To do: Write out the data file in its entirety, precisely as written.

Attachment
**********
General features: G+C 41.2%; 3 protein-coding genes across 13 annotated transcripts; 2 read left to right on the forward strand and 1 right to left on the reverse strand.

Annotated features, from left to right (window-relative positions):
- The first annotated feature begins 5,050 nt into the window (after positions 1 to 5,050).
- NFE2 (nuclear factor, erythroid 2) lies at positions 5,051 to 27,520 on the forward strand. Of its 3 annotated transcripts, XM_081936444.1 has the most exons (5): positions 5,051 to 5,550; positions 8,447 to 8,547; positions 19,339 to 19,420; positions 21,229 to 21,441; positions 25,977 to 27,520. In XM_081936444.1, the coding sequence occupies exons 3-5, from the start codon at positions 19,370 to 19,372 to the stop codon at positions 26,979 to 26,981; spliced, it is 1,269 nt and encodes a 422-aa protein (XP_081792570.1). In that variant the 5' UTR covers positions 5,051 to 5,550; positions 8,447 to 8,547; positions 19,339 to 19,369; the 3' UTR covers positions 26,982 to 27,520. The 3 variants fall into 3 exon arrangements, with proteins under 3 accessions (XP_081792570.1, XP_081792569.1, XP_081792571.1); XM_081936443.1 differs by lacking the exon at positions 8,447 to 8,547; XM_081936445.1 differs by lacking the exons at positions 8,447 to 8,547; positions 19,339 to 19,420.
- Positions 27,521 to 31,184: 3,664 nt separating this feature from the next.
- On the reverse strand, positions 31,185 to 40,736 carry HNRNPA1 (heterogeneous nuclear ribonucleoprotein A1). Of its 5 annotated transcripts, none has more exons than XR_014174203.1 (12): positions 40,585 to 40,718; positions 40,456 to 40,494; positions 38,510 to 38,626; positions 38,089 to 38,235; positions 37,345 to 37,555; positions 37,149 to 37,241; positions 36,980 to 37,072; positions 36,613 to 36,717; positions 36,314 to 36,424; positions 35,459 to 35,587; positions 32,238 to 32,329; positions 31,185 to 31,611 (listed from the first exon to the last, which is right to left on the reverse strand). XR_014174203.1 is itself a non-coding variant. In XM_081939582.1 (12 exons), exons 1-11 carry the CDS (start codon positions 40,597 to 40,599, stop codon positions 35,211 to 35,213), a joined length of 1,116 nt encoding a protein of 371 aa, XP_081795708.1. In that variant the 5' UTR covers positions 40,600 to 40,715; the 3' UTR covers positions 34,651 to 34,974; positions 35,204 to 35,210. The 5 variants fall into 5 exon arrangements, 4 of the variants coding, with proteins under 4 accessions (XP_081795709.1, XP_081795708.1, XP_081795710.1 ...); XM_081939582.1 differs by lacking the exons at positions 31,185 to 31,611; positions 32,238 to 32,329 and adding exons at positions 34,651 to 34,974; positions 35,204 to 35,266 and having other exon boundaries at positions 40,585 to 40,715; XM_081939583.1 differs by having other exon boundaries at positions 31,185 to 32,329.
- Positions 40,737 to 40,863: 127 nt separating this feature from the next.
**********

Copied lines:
General features: G+C 41.2%; 3 protein-coding genes across 13 annotated transcripts; 2 read left to right on the forward strand and 1 right to left on the reverse strand.

Annotated features, from left to right (window-relative positions):
- The first annotated feature begins 5,050 nt into the window (after positions 1 to 5,050).
- NFE2 (nuclear factor, erythroid 2) lies at positions 5,051 to 27,520 on the forward strand. Of its 3 annotated transcripts, XM_081936444.1 has the most exons (5): positions 5,051 to 5,550; positions 8,447 to 8,547; positions 19,339 to 19,420; positions 21,229 to 21,441; positions 25,977 to 27,520. In XM_081936444.1, the coding sequence occupies exons 3-5, from the start codon at positions 19,370 to 19,372 to the stop codon at positions 26,979 to 26,981; spliced, it is 1,269 nt and encodes a 422-aa protein (XP_081792570.1). In that variant the 5' UTR covers positions 5,051 to 5,550; positions 8,447 to 8,547; positions 19,339 to 19,369; the 3' UTR covers positions 26,982 to 27,520. The 3 variants fall into 3 exon arrangements, with proteins under 3 accessions (XP_081792570.1, XP_081792569.1, XP_081792571.1); XM_081936443.1 differs by lacking the exon at positions 8,447 to 8,547; XM_081936445.1 differs by lacking the exons at positions 8,447 to 8,547; positions 19,339 to 19,420.
- Positions 27,521 to 31,184: 3,664 nt separating this feature from the next.
- On the reverse strand, positions 31,185 to 40,736 carry HNRNPA1 (heterogeneous nuclear ribonucleoprotein A1). Of its 5 annotated transcripts, none has more exons than XR_014174203.1 (12): positions 40,585 to 40,718; positions 40,456 to 40,494; positions 38,510 to 38,626; positions 38,089 to 38,235; positions 37,345 to 37,555; positions 37,149 to 37,241; positions 36,980 to 37,072; positions 36,613 to 36,717; positions 36,314 to 36,424; positions 35,459 to 35,587; positions 32,238 to 32,329; positions 31,185 to 31,611 (listed from the first exon to the last, which is right to left on the reverse strand). XR_014174203.1 is itself a non-coding variant. In XM_081939582.1 (12 exons), exons 1-11 carry the CDS (start codon positions 40,597 to 40,599, stop codon positions 35,211 to 35,213), a joined length of 1,116 nt encoding a protein of 371 aa, XP_081795708.1. In that variant the 5' UTR covers positions 40,600 to 40,715; the 3' UTR covers positions 34,651 to 34,974; positions 35,204 to 35,210. The 5 variants fall into 5 exon arrangements, 4 of the variants coding, with proteins under 4 accessions (XP_081795709.1, XP_081795708.1, XP_081795710.1 ...); XM_081939582.1 differs by lacking the exons at positions 31,185 to 31,611; positions 32,238 to 32,329 and adding exons at positions 34,651 to 34,974; positions 35,204 to 35,266 and having other exon boundaries at positions 40,585 to 40,715; XM_081939583.1 differs by having other exon boundaries at positions 31,185 to 32,329.
- Positions 40,737 to 40,863: 127 nt separating this feature from the next.